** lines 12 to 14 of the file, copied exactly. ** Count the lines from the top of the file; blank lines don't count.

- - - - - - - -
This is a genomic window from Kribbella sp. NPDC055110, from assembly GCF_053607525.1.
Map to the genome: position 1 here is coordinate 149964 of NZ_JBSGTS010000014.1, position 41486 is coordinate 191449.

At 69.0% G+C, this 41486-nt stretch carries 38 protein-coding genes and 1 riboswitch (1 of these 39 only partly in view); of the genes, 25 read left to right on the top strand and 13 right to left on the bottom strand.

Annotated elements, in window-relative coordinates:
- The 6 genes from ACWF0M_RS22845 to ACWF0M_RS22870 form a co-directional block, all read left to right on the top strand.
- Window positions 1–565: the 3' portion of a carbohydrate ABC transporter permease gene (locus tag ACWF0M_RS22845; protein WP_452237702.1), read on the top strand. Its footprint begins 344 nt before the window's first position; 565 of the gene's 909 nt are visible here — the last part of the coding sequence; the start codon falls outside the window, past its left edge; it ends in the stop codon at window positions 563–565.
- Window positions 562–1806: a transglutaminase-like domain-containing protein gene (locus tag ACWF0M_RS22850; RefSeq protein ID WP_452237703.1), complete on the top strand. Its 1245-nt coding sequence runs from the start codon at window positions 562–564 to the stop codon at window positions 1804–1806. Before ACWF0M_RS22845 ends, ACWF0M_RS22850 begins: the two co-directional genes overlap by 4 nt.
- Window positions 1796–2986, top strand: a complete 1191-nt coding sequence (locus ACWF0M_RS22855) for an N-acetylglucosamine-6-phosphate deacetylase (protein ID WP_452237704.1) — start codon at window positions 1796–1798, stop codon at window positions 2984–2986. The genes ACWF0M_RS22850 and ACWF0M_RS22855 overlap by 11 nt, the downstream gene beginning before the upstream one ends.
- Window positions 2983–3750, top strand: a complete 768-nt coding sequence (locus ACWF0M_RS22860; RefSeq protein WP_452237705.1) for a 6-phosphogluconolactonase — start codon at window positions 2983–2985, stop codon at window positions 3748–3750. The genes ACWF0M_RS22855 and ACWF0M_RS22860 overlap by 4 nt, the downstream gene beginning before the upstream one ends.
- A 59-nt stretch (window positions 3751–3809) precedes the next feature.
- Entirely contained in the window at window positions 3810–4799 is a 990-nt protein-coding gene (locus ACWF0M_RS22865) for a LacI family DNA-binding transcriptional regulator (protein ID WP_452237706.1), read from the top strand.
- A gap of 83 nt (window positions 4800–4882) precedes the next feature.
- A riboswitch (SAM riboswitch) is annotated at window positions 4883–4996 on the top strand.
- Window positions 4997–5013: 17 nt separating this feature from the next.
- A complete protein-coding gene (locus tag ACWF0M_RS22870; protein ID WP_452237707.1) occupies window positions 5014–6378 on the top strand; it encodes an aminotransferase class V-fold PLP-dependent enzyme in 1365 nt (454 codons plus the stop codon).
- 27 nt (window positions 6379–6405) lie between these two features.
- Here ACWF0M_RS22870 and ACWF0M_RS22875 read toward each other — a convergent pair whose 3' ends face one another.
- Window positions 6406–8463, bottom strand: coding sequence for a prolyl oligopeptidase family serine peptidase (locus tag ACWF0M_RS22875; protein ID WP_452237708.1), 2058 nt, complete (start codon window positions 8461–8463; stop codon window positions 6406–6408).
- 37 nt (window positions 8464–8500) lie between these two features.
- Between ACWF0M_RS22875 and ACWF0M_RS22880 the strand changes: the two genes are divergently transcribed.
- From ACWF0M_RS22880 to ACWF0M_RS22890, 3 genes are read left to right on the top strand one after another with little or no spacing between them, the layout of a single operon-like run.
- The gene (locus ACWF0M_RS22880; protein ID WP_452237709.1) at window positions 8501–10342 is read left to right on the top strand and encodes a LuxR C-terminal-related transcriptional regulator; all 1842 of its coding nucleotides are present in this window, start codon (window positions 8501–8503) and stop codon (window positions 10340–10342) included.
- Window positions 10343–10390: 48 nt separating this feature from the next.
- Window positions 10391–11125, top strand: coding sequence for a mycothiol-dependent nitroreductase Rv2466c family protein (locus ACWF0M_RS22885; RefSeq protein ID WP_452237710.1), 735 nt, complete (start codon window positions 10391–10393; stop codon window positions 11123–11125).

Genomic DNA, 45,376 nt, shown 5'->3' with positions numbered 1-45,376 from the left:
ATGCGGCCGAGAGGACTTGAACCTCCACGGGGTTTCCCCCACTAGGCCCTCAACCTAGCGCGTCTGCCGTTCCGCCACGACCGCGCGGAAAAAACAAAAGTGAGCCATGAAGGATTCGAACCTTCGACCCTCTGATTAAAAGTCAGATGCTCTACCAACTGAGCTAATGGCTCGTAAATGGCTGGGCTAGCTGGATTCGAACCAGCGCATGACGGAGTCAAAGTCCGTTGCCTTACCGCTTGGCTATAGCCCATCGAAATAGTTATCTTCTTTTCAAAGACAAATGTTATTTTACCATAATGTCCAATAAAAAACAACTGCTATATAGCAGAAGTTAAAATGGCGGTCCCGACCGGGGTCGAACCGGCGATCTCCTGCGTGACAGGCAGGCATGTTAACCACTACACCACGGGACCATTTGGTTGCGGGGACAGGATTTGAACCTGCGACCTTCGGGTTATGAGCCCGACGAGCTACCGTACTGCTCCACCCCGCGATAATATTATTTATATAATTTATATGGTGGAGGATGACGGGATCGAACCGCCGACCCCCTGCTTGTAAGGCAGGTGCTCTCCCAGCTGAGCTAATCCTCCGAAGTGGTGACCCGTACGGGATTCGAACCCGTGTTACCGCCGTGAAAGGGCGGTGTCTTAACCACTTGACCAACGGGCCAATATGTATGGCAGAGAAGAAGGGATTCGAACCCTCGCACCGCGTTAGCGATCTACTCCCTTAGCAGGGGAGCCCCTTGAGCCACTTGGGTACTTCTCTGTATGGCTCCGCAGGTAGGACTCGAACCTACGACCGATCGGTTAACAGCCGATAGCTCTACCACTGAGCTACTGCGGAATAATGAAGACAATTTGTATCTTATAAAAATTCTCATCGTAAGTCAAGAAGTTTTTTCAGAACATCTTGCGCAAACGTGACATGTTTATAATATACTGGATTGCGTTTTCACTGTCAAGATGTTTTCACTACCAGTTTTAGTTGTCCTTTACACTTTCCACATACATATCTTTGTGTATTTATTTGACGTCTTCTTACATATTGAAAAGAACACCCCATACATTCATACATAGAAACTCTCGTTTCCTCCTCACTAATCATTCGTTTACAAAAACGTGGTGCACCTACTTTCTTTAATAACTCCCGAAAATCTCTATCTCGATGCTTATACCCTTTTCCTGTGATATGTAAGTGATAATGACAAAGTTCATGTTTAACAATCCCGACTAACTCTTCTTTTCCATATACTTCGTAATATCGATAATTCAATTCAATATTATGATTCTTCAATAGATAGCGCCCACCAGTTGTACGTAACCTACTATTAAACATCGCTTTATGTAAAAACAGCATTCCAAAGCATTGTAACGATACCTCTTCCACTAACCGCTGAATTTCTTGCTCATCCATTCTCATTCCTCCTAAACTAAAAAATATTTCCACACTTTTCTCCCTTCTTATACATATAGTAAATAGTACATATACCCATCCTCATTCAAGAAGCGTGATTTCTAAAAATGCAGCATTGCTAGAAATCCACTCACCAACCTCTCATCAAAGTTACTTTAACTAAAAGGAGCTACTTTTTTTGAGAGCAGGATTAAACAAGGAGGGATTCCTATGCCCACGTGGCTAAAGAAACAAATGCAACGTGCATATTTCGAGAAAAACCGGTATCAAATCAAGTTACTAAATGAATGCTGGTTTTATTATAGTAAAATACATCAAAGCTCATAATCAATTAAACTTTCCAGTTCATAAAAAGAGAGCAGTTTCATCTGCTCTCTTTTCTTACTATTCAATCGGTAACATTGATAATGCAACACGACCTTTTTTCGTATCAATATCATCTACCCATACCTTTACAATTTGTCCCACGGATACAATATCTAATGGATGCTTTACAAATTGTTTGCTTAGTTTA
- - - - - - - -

- A gap of 83 nt (window positions 4800–4882) precedes the next feature.
- A riboswitch (SAM riboswitch) is annotated at window positions 4883–4996 on the top strand.
- Window positions 4997–5013: 17 nt separating this feature from the next.